MGMT650-HW2-G01 Prob Questions 2017 - 1_AwadK

MGMT650-HW2-G01 Prob Questions 2017 - 1_AwadK - Probability...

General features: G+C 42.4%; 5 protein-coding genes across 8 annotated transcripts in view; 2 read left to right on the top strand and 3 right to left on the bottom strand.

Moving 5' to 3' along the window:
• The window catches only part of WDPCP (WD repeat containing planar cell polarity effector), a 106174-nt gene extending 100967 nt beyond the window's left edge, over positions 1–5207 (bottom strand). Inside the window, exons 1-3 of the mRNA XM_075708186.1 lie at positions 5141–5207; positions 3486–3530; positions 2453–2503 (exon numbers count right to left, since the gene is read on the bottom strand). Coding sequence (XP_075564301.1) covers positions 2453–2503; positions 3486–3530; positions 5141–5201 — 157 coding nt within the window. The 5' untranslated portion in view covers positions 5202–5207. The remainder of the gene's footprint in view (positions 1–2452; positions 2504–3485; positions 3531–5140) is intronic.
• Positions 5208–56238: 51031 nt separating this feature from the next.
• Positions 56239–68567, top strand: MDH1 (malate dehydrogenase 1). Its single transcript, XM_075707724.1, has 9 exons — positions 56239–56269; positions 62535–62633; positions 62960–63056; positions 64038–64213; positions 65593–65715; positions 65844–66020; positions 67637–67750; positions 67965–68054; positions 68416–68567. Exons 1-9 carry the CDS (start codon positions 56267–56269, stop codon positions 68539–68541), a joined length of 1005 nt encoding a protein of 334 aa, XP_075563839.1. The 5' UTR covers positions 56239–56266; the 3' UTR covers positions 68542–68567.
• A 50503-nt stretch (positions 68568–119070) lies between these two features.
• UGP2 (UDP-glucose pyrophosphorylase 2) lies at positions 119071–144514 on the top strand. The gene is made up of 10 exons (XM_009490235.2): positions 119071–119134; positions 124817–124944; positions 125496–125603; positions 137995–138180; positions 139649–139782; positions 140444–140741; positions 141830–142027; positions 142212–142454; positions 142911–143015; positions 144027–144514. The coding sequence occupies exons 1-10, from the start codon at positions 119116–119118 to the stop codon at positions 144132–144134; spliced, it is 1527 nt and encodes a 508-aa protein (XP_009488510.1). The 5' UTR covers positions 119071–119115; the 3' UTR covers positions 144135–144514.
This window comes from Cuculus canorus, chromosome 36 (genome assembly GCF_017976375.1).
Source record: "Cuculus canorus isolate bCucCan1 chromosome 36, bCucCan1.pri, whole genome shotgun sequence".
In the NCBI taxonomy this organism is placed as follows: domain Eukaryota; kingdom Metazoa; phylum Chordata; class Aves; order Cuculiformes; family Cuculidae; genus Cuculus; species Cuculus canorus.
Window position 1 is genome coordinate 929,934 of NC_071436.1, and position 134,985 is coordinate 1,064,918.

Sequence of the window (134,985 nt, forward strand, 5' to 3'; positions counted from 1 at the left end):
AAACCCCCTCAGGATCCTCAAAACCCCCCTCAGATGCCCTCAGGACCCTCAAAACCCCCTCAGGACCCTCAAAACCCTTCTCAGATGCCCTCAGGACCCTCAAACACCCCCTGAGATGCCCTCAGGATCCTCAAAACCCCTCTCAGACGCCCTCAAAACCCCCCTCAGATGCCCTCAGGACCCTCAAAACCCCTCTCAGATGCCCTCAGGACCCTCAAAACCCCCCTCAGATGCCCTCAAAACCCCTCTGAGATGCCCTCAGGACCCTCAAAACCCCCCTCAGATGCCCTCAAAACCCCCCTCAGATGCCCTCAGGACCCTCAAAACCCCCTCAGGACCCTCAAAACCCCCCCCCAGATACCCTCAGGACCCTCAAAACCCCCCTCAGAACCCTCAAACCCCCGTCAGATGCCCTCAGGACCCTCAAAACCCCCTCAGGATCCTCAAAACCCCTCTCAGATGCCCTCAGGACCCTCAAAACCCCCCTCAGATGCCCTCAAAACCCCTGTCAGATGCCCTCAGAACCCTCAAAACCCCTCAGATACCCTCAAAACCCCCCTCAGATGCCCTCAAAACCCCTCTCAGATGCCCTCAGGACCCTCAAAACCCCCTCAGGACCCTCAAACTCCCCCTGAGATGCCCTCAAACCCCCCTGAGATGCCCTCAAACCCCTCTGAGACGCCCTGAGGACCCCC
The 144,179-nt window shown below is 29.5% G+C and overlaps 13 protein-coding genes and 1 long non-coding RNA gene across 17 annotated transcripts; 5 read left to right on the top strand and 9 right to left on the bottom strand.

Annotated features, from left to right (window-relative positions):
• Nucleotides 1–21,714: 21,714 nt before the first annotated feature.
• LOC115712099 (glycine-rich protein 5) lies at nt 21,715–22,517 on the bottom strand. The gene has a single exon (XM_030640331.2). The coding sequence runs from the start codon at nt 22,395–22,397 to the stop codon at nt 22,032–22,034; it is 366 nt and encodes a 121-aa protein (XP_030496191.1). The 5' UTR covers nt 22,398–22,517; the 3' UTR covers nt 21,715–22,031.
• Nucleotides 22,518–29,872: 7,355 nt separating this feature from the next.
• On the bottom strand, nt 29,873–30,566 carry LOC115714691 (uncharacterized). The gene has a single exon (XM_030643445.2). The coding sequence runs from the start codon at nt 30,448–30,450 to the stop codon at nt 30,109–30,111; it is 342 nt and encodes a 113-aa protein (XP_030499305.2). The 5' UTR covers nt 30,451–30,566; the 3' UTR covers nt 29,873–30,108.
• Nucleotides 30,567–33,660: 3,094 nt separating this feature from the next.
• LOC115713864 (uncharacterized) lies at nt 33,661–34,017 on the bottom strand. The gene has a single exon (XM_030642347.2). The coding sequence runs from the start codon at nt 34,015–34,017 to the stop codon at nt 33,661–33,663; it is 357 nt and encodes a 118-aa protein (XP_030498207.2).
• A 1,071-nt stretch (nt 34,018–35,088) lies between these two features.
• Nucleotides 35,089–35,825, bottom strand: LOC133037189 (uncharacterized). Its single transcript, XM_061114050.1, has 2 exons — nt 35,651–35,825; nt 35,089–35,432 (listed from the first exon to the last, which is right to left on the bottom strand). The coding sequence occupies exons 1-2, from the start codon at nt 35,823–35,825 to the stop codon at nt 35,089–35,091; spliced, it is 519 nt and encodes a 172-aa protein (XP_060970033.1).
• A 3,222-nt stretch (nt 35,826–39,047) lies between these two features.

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Unformatted text preview: Probability is the relative frequency with which an event occurs. These measures help managers make educ their companies. Learning Objectives: Describe the types of probability: 1) Empirical Probability is determined by observation. For example, the number of defects in 10,000 widgets be 25. So, P(defective) = 25/10,000. 2) Subjective Probability - Subjective probability measures the likelihood of an event subjectively ● Rationally derived from knowledge and experience, ● A "personal belief" allowing substantial variation in estimates. Based on my experience and conditions of that the probability of candidate A winning the election is about 55%. 3) Classical Probability - Classical probability involves enumerating all possible outcomes, counting the num of interest, and computing probability of the outcomes of interest = number of the outcomes of interest / th of outcomes. If there are 40 even numbers and 60 odd numbers randomly distributed in a box, the probabil even number, P(even) = 0.40. Learning Objective: What are the probability rules? ● Probability of an outcome can take any value from 0(0%, impossible) to 1(100%, certainty). ● The probability of all possible outcomes is 100%. ● An event consists of 1 or more outcomes. ● The probability of an event occurring is 1 minus the probability that it doesn't occur. Question # 1 Highlight the values which are NOT VALID for probabilities ● 0.50 ● -0.10 ● 1.10 The Law of Large Numbers means that as the number of observations of an event becomes larger, the runn relative frequency of the event appears to settle down to a constant value, the probability of the event. You have just flipped a fair coin 7 times getting all heads. Does the coin owe you a tail? Although the mythic Averages predicts you are due for a tail, no, the probability of a head on the next toss hasn't changed. 2 Is a good hitter in baseball who has struck out the last six times due for a hit his next time up? ● Yes the hitter is due for a hit. This is an example of the Law of Averages ● This is an example of the so-called Law of Averages. No, the hitter is not due for a hit because the Law ● Yes, the hitter is due for a hit. This is an example of the Law of Large Numbers ● The Law of Large Numbers predicts the hitter is not due for a hit. 3 The running mean of the relative frequency of the event appears to settle down to a constant value. ● This is an example of the Law of Large Numbers. ● This is an example of the Law of Averages. Counting Outcomes Outcomes with Replacement Draw a card from a deck, replace it, and shuffle the deck. There are 52 equally likely outcomes on each draw ● P(draw ace of hearts) = 1/52 is the same from draw to draw. ● For each of the 52 ways in which the 1st draw occurs., there are 52 ways the 2nd draw occurs. So, there a two draws can occur. P(acefollowed by ace) = 4/52 x 4/52 Outcomes without Replacement Draw a card from a deck and not replace it. P(heart) = 13/52. P(heart followed by spade) = 13/52 x 13/51 Outcomes with Replacement Draw a card from a deck, replace it, and shuffle the deck. There are 52 equally likely outcomes on each draw ● P(draw ace of hearts) = 1/52 is the same from draw to draw. ● For each of the 52 ways in which the 1st draw occurs., there are 52 ways the 2nd draw occurs. So, there a two draws can occur. P(acefollowed by ace) = 4/52 x 4/52 Outcomes without Replacement Draw a card from a deck and not replace it. P(heart) = 13/52. P(heart followed by spade) = 13/52 x 13/51 Permutations A permutation is a sequence of outcomes where outcomes are drawn without replacement and order is imp For a sequence of n things drawn from N things without replacement, there are N ways the 1st draw occurs. For each way of the 1st trial, there are N-1 ways the 2nd trial can occur. For 2 draws, there are N x (N-1) poss Continuing, there are N x (N-1) x (N-2) triples for 3 draws. In general, it's N!/(N - n)! , or =PERMUT( N, n) Combinations A combination is a group of outcomes where outcomes are drawn without replacement and order is not imp Example: How many groups of 4 can be formed from 7 people? We know there are 840 sequences possible. 4 things can arrange themselves 4 x 3 x 2 x 1 = 4! (read 4 factorial) ways. so, there are 840 / 4! groups. In ge of combinations = the number of permutations/the number of sequences of n things =N! / (n! x (N - n)!), or =COMBIN(N,n) Sequences of 4 of 7 things 840 Groups of 4 of 7 things 35 # of poker hands Click on the cells to see the formulas 2,598,960 4 The number of sequences (order is important) formed by drawing without replacement of 5 The number of sequences (order is important) formed by drawing with replacement of 6 The number of committees of size 4 formed from 8 Mutually Exclusvie Events If event A = Bill is a Democrat, and event B = Bill is a Republican, events A and B cannot occur jointly (simult and B are called mutually exclusive. P(A and B) = 0. P(A or B) = P(A) + P(B), which is the Simple Addition Rul mutually exclusive events = 1. In the following, mark the correct answer. 7 P(Democrat and Republican) > 0 ● Correct ● Incorrect 8 P(Democrat, Republican, or Independent) = 0, or impossible ● Correct ● Incorrect 9 P(Democrat, Republican, or Independent) = 1, or certain ● Correct ● Incorrect 10 P(Democrat and Republican) = 0, or impossible ● Correct ● Incorrect Example: Toss 2 dice, and let the event be the sum of the top face values. The possible events are computed in the following table . Example: Toss 2 dice, and let the event be the sum of the top face values. The possible events are computed in the following table . toss of 1st die 1 2 3 4 5 6 1 2 3 4 5 6 7 2 3 4 5 6 7 8 toss of 2nd die 3 4 5 6 7 8 9 4 5 6 7 8 9 10 5 6 7 8 9 10 11 6 7 8 9 10 11 12 The probabilities of the events are Event Probability 2 1/36 3 2/36 4 3/36 5 4/36 6 5/36 7 6/36 8 5/36 9 4/36 10 3/36 11 2/36 12 1/36 Only one of the events 2 through 12 can occur in a toss of the dice. These are mutually exclusive event Simple Addition Rule applies. P(X not more than 7) or P(X at most 7) = P(X ≤ 7) = P(2) +P(3) +P(4) +P(5) +P(6) +P(7) P(X not less than 7) or P(X at least 7) = P(X ≥ 7) = P(7) +P(8) +P(9) +P(10) +P(11) +P(12) P(X less than 7) or P(X < 7) = P(2) +P(3) +P(4) +P(5) +P(6) P(X greater than 7) or P(X > 7) = P(8) +P(9) +P(10) +P(11) +P(12) P(X is not 9) = P(X≠9) = 1 – P(X=9) P(no event) = 0 P(any or some event) = 1 11 Assume the mutually exclusive events {1,2,3,4,5} occur with the following probabilities: X P(X = x) 1 0.047 2 0.136 3 0.553 4 0.198 5 0.067 Total 1.000 Which applies? ● Simple Multiplication Rule: P(A and B) = P(A)*P(B) ● Simple Addition Rule: P(A or B) = P(A) + P(B) ● General Addition Rule: P(A or B) = P(A) + P(B) - P(A and B) 12 13 P(X not more than 4) = P(X at least 3) = 0.933 0.817 Let Excel compute for you by first typing = followed by the computatio with addresses to values in the blue cells. This will avoid typing errors. 14 15 16 P(X = 2) = P(X > 1) = P(X < 6) = 0.136 0.953 1.000 Let Excel compute for you by first typing = followed by the computatio with addresses to values in the blue cells. This will avoid typing errors. Non-Mutually Exclusive Events Non-mutually exclusive events can occur jointly. Example: In a deck of 52 cards, there are 4 suites (heart, di spade), each suite has 4 face cards (ace, king, queen, jack) and 9 number cards (2 – 10). If event A is the car heart and event B is ace, these events can occur jointly. Adding P(ace) + P(heart), we get = 4/52 + 13/52 = 1 know there are only 16 cards (13 hearts and 3 more aces). So that P(A and B) is not double counted, P(A or P(B) – P(A and B), which is the General Addition Rule. So, P(A or B) = 13/52 + 4/52 – 1/52 = 16/32 ∩ means "and". If you add P(A) and P(B), an extra P(A∩B) is added 17 P(A) = P(B) = P(C) = P(A and B)= 0.418 0.242 0.524 0.184 Note: If P(A and B) = 0, A and B are mutually exclusive. Otherwise, A and B can 18 Which applies? ● Simple Multiplication Rule: P(A and B) = P(A)*P(B) ● Simple Addition Rule: P(A or B) = P(A) + P(B) ● General Addition Rule: P(A or B) = P(A) + P(B) - P(A and B) 19 P(A or B) = 20 P(A or B or C) = 0.559 1.000 Independent Sequential or Simultaneous Events An event which is independent does not affect the probability of occurrence of the next event. Suppose that the probability of winning the lottery, event A, is 1 in 10 million, and that the probability of ex airplane crash, event B, is 2.5 in 1 million (I looked this up). These events are independent. You have been g trillion lifetimes to determine the probability of winning the lottery and crashing on the way to a resort to e winnings. On average, of 10 trillion lifetimes, you won 10T x 1/10M = 1M lottery tickets. On the accompanyi your plane crashes 2.5 times. So, the probability that you will win and crash is 2.5/10T. In general, P(A) of the time A occurs. P(B) of the time B occurs. When A and B share the same time, the eve coincide P(A) x P(B) of the time, or P(A and B) = P(A) x P(B), which is the Simple Multiplication Rule. So, P(AB 2.5/M. You should fly, but you may consider buying something other than the lottery ticket. The assumption of independence lead to P(A and B) = P(A) x P(B). Conversely, if P(A and B) = P(A) x P(B), A a independent. P(A) = P(B) = P(A and B) = 21 0.433 0.348 0.150 Are A and B independent events? ● Yes ● No 22 How do you test independence? Testing to see if the occurance of one event doesn't make it less probable for the other event to occur. Two events are independent if any of the following are true: 1.P(A|B)=P(A) 2. P(B|A)=P(B) 3. P(A and B) = P(A Two customers enter a store. Independently, they make decisions to purchase or not to purchase. The follow shows how the events can occur and combine with red bolding of sequence Customer 1 does not purchase a 2 does not purchase The possible outcomes are shown on the right. If the event is the number of purchases events: 0 purchases, 1 purchase, and 2 purchases 23 If each of the branches on the right of the figure are equally likely, the P(1 purchase) = 24 Which Rule applies to the sequence of independent events? ● Simple Multiplication Rule: P(A and B) = P(A)*P(B) ● Simple Addition Rule: P(A or B) = P(A) + P(B) ● General Addition Rule: P(A or B) = P(A) + P(B) - P(A and B) Assume the following probabilities: P(customer makes purchase) = P(customer does not purchase) = 25 26 27 28 Event Purchases 0 2 1 (0,1,or 2) neither purchases both purchase one xor other purchases 0.887 0.113 Probability 0 1/3 2/3 1.000 Hint: 1= P(Purchases = 0, 1, or 2) = P(Purchases = 0 or 2) + P(Pu P(Purchases = 1) = 1 - P(Purc Explain why P(Purchases = 0, 1, or 2) = 1 There are only three options, 0 1 and 2 and if purchases =0,1,or 2 then it’s a 100% chance one of the number Contingency Tables, Joint, Marginal, and Conditional Probabilities In a relative frequency contingency tables, joint probabilities are located inside the margins. In the margin of of a relative frequency continency table, you sum joint probabilites across a row or sum acr Contingency Tables, Joint, Marginal, and Conditional Probabilities In a relative frequency contingency tables, joint probabilities are located inside the margins. In the margin of of a relative frequency continency table, you sum joint probabilites across a row or sum acr It is called a marginal probability. The sum of all marginal probabilities in the bottom row is 1. The sum of all probabilities in the right column is 1. When the probability of event B is affected by the occurrence of event A, the events are not independent. Le the probability of B given the condition that A has occurred. This is called a conditional probability. P(B | A) ≠ P(A | B) ≠ P(A). P(A and B) = P(A) x P(B | A). This is the General Multiplication Rule. ● Type | by holding down Shift and type \ 29 Fill in the blanks in the following relative frequency contingency table for events A, B, C, D, E D E A 0.25 0.14 B 0.13 0.33 C 0.17 0.11 0.28 0.62 0.80 0.11 means P(C and E) = 0.11 0.33 means P(B) = 0.33 Suppose we have the probabilities: P(Democrat and Yes) is called a joint probability because it involves joint events of Democrat and Yes. It can directly from the table. P(Democrat and Yes) = 0.15. P(Democrat) is a marginal probability located in the bottom margin and column Democrat. It is computed by joint probabilities P(Democrat and Yes) + P(Democrat and No) = 0.15 + 0.25 = 0.40. P(Yes) is a marginal probability located in the right margin and row Yes. It is computed by adding the joint pr P(Democrat and Yes) + P(Republican and Yes) = 0.15 + 0.20 = 0.35. Conditional probability is simply a probability given a condition that some event has occurred. This reduces the row or column of the event that occurred. P(Yes | Democrat) is the probability of event Yes given the co the event Democrat has occurred. The table reduces to the Democrat column. In condition Democrat, Yes occurs at a rate of 0.15 in 0.40. So P(Yes | Democrat) = 0.15/0.40 = 0.37 30 Compute the marginal probabilities for following summary of poll results, Male Female Republican 0.611 0.126 Democrat Independent 0.003 0.048 0.125 0.088 31 P(Male and Republican) is type ● Joint ● Marginal ● Conditional 32 P(Male and Republican)= 33 P(Male) is type ● Joint ● Marginal ● Conditional 34 P(Male) = 35 P(Male | Republican) is type ● Joint ● Marginal ● Conditional 36 P(Republican | Male)= (Compute using the values in the Male row) 37 P(Male | Republican) = (Compute using the values in the Republican column) Additional Reading ures help managers make educated decisions for ber of defects in 10,000 widgets was observed to n event subjectively y experience and conditions of the pesent, I feel e outcomes, counting the number of outcomes of the outcomes of interest / the total number stributed in a box, the probability of drawing an https://www.youtube.com/watch?v=AY3O_qsSnbE 100%, certainty). sn't occur. event becomes larger, the running mean of the he probability of the event. you a tail? Although the mythical Law of next toss hasn't changed. s next time up? due for a hit because the Law of Averages is non-existent and doesn't predict anything. to a constant value. y likely outcomes on each draw. he 2nd draw occurs. So, there are 52 x 52 ways http://davidmlane.com/hyperstat/probability.html y likely outcomes on each draw. he 2nd draw occurs. So, there are 52 x 52 ways https://www.boundless.com/algebra/textbooks/boundless-algebra-textbook/com t replacement and order is important. are N ways the 1st draw occurs. draws, there are N x (N-1) possible ways. N - n)! , or =PERMUT( N, n) placement and order is not important. re are 840 sequences possible. But here are 840 / 4! groups. In general, the number n things =N! / (n! x (N - n)!), people = 4 things from 8 things= 1680.000 4 things from 8 things= 70.000 d B cannot occur jointly (simultaneously). A which is the Simple Addition Rule. P(All The possible events are 1/2 https://www.boundless.com/statistics/textbooks/boundless-statistics-textbook/p The possible events are se are mutually exclusive events. The ) +P(6) +P(7) +P(11) +P(12) xcel compute for you by first g = followed by the computation addresses to values in the blue This will avoid typing errors. xcel compute for you by first g = followed by the computation addresses to values in the blue This will avoid typing errors. ds, there are 4 suites (heart, diamond, club, ds (2 – 10). If event A is the card drawn is eart), we get = 4/52 + 13/52 = 17/52, but we ) is not double counted, P(A or B) = P(A) + 4/52 – 1/52 = 16/32 clusive. Otherwise, A and B can occur jointly of the next event. n, and that the probability of experiencing an independent. You have been granted 10 hing on the way to a resort to enjoy your ery tickets. On the accompanying flights, s 2.5/10T. B share the same time, the events A and B ple Multiplication Rule. So, P(AB) = 1/10M x e lottery ticket. y, if P(A and B) = P(A) x P(B), A and B are I don't understand what I am supposed to do here for #17. it says P(A and B that would mean that .418x.242 is actually 0.1013077 http://www.princeton.edu/~achaney/tmve/wiki100k/docs/Statistical_independe https://www.boundless.com/statistics/textbooks/boundless-statistics-textbook/p http://www.algebralab.org/lessons/lesson.aspx?file=Algebra_ProbabilityMultipli he other event to occur. (B|A)=P(B) 3. P(A and B) = P(A) * P(B) e or not to purchase. The following sketch Customer 1 does not purchase and Customer ent is the number of purchases, there are 3 Sketches make probability intuitive 2/3 Hint: 1= P(Purchases = 0, 1, or 2) = P(Purchases = 0 or 2) + P(Purchases = 1). So, P(Purchases = 1) = 1 - P(Purchases = 0 or 2) 00% chance one of the numbers are pulled de the margins. abilites across a row or sum across a column. de the margins. abilites across a row or sum across a column. bottom row is 1. The sum of all marginal events are not independent. Let P(B | A) be onditional probability. P(B | A) ≠ P(B). Also, Rule. A, B, C, D, E and E) = 0.11 s: nts of Democrat and Yes. It can be read mn Democrat. It is computed by adding the 0.40. omputed by adding the joint probabilities ent has occurred. This reduces the table to ability of event Yes given the condition that n. | Democrat) = 0.15/0.40 = 0.375. publican column) https://www.youtube.com/watch?v=H02B3aMNKzEhttps://people.richland.edu/ s/boundless-algebra-textbook/combinatorics-and-probability-343/combinatorics-57/permutations-238-5523/ ks/boundless-statistics-textbook/probability-8/probability-rules-34/the-addition-rule-170-4444/ o here for #17. it says P(A and B)=.184 but P(Aand B) = P(A) x P(B) ??? ki100k/docs/Statistical_independence.html ks/boundless-statistics-textbook/probability-8/probability-rules-34/the-multiplication-rule-171-4445/ ?file=Algebra_ProbabilityMultiplicationRule.xml NKzEhttps://people.richland.edu/james/lecture/m170/ch05-rul.html ...